Concepts of Print

Oral Language

All of the aforementioned skills play an important role in the early literacy process. A strong foundation for future literacy success is created when activities are planned intentionally, with careful thought given to how these skills will be incorporated.

To start moving away from Letter of the Week, first carefully examine your daily schedule and determine where you can integrate literacy skills. Instead of focusing on the skills individually during different portions of the day, weaving the skills throughout your daily routine will be more effective.

Look at which activities you already have in your schedule that support each of the skills. Do you read books aloud to your children? Many of the skills on the list could be addressed through the reading of a book. Do your kids play with blocks? Adding props such as small people to the block center can facilitate meaningful conversations and support the development of oral language skills.

Step 3: Incorporate Literacy Skills

Now that you know what skills to focus on, let’s start incorporating them into your daily routine.

Alphabet Knowledge: Do your students have names? Great! There is nothing more meaningful to a child than his or her name. Use this natural interest to discover and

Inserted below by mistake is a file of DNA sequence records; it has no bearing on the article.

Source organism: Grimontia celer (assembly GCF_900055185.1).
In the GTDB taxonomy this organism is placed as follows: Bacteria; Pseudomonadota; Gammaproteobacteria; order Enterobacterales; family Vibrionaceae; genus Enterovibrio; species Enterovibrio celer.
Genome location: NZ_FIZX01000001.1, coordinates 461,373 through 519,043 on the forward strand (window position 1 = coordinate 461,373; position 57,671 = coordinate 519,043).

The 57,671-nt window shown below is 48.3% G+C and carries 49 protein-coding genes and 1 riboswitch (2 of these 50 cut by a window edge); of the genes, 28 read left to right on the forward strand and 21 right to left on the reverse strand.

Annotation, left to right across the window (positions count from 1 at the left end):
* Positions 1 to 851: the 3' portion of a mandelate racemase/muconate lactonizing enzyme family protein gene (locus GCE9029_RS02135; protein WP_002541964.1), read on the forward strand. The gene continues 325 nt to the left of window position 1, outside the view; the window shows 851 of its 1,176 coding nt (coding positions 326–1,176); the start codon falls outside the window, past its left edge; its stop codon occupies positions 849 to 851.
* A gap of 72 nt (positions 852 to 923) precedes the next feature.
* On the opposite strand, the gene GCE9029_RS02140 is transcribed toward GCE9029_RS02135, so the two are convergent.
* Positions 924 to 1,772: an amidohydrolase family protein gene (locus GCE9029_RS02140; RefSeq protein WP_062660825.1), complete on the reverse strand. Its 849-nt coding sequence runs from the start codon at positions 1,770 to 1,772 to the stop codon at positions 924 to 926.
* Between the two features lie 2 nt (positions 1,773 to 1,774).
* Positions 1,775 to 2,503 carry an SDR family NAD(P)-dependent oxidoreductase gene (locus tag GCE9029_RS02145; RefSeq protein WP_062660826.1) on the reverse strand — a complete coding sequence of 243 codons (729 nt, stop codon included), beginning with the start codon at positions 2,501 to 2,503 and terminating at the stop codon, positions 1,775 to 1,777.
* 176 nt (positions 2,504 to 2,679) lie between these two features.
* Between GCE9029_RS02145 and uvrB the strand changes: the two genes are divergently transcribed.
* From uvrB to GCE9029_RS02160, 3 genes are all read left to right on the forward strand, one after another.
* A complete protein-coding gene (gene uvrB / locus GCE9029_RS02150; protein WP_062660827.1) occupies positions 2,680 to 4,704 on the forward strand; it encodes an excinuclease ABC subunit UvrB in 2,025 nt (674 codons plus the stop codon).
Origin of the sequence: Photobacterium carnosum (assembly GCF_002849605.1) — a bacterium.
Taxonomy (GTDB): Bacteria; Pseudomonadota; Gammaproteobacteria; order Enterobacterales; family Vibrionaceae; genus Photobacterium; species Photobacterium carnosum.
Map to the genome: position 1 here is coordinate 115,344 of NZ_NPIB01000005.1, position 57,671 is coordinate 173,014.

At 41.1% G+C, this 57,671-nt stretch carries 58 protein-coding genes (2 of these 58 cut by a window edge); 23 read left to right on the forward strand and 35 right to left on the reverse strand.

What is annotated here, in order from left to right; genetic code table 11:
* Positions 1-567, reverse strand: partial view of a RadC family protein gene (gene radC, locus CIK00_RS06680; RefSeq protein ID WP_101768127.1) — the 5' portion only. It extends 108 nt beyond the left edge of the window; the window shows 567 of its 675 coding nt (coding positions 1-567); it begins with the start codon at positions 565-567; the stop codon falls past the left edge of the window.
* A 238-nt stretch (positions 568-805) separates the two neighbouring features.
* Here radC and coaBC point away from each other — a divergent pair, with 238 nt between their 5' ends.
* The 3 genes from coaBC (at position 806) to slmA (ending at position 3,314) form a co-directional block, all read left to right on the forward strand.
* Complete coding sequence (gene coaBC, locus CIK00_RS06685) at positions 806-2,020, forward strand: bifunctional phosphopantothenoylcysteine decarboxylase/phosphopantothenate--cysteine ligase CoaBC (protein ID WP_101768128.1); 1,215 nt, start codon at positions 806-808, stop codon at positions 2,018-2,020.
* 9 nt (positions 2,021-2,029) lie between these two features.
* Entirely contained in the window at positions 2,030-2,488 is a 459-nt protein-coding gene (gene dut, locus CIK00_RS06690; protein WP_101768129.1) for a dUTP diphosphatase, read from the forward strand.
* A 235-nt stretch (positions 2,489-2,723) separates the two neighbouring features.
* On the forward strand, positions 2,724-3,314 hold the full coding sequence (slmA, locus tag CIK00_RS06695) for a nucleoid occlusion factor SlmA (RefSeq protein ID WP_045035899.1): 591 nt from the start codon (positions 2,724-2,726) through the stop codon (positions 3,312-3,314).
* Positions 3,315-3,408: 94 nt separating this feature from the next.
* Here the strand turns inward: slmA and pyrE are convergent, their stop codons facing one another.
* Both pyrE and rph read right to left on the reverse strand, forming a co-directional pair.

©Vanessa Levin

www.pre-kpages.com

How to Let Go of Letter of the Week in 5 Easy Steps

explore the letters of the alphabet on a daily basis. Play games using children’s names and pictures, write children’s names on sentence strips and place them in different areas of the classroom (cubby, name wall, attendance or sign-in, etc.) and create class books that include children’s names and pictures.

Phonological Awareness: Because many popular children’s books rhyme, incorporating rhyming into your daily schedule is a snap. Call attention to the rhyming words in the story, such as in the classic Chicka, Chicka, Boom, Boom, by saying things like “I like the way that sounded! Did you hear that? Let’s say that part together again. Did you hear the words ‘boom’ and ‘room’? Those are called rhyming words, they sound a lot alike at the end. Let’s keep reading and see if we hear any other words that sound alike at the end.”